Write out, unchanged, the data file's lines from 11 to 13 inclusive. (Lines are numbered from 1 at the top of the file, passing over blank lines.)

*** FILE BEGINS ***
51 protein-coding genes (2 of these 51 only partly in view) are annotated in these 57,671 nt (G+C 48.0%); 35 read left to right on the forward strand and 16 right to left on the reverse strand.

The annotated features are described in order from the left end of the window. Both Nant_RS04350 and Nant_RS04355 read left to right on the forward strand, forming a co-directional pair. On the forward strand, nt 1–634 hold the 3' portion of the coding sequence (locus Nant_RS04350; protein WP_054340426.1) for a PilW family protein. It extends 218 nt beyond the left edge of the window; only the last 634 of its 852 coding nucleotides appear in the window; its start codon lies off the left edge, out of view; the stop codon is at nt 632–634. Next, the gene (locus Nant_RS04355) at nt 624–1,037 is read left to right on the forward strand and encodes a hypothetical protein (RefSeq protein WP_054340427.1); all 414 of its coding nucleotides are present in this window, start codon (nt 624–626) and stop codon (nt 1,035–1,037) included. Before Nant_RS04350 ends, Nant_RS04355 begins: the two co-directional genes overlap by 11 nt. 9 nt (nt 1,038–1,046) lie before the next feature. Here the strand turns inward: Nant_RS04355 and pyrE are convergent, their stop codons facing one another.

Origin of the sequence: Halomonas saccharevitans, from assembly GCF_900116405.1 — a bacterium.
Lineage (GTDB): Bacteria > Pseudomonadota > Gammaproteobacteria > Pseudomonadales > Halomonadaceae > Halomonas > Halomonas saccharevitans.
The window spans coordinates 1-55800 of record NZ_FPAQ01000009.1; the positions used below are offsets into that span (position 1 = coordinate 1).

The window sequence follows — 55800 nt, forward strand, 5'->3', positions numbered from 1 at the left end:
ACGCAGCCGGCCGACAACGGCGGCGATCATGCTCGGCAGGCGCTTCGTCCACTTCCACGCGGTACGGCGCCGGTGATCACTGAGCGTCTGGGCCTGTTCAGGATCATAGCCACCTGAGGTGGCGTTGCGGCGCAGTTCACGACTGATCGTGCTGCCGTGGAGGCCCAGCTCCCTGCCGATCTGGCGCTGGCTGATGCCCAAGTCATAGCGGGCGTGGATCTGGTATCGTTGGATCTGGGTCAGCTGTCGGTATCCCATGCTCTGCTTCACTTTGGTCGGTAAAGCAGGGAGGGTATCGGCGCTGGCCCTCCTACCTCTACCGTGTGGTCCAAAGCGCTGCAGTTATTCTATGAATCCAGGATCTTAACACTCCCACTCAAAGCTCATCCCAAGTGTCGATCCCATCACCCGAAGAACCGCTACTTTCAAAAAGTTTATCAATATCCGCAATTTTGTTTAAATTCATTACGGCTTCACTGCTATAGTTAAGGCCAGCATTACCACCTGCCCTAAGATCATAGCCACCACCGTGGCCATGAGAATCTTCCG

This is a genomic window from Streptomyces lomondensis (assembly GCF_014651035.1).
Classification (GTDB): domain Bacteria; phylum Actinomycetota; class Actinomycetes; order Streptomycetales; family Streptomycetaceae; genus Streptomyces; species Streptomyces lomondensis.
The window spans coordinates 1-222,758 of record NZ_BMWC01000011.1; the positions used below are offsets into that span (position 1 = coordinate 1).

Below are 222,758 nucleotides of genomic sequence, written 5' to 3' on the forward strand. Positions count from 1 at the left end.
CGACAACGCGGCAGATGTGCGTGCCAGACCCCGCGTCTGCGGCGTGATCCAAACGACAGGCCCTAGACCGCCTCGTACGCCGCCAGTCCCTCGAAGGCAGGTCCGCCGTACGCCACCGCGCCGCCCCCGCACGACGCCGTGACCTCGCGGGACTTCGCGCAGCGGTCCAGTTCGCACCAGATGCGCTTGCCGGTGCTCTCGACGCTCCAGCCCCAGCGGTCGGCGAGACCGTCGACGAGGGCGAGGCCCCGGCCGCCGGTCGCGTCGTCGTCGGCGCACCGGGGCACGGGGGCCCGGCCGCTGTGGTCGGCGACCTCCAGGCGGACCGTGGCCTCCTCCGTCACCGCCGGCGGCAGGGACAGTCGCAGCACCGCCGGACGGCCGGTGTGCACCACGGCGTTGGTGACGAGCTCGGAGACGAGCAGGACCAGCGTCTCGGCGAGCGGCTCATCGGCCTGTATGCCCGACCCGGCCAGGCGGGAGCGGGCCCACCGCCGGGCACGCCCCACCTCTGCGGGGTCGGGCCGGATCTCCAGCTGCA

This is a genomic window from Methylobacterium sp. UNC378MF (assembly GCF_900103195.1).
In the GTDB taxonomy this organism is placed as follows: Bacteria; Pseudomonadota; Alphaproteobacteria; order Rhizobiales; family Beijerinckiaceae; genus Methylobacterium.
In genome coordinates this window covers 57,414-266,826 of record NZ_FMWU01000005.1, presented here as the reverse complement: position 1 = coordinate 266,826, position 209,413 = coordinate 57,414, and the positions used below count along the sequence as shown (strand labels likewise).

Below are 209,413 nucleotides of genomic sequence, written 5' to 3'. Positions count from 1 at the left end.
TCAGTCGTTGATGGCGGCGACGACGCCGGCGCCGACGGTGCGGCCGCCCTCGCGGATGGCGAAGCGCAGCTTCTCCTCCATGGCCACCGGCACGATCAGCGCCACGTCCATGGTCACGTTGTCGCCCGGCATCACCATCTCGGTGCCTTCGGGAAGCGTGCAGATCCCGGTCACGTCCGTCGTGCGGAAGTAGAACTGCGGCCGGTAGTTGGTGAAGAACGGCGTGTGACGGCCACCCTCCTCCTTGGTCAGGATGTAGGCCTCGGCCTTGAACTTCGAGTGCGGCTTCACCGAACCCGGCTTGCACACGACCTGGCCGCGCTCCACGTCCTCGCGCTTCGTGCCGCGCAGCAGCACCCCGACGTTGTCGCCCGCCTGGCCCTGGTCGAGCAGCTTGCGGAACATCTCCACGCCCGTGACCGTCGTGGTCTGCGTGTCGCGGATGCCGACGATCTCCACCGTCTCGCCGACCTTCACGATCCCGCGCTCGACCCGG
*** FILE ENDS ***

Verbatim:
Below are 222,758 nucleotides of genomic sequence, written 5' to 3' on the forward strand. Positions count from 1 at the left end.
CGACAACGCGGCAGATGTGCGTGCCAGACCCCGCGTCTGCGGCGTGATCCAAACGACAGGCCCTAGACCGCCTCGTACGCCGCCAGTCCCTCGAAGGCAGGTCCGCCGTACGCCACCGCGCCGCCCCCGCACGACGCCGTGACCTCGCGGGACTTCGCGCAGCGGTCCAGTTCGCACCAGATGCGCTTGCCGGTGCTCTCGACGCTCCAGCCCCAGCGGTCGGCGAGACCGTCGACGAGGGCGAGGCCCCGGCCGCCGGTCGCGTCGTCGTCGGCGCACCGGGGCACGGGGGCCCGGCCGCTGTGGTCGGCGACCTCCAGGCGGACCGTGGCCTCCTCCGTCACCGCCGGCGGCAGGGACAGTCGCAGCACCGCCGGACGGCCGGTGTGCACCACGGCGTTGGTGACGAGCTCGGAGACGAGCAGGACCAGCGTCTCGGCGAGCGGCTCATCGGCCTGTATGCCCGACCCGGCCAGGCGGGAGCGGGCCCACCGCCGGGCACGCCCCACCTCTGCGGGGTCGGGCCGGATCTCCAGCTGCA

This is a genomic window from Methylobacterium sp. UNC378MF (assembly GCF_900103195.1).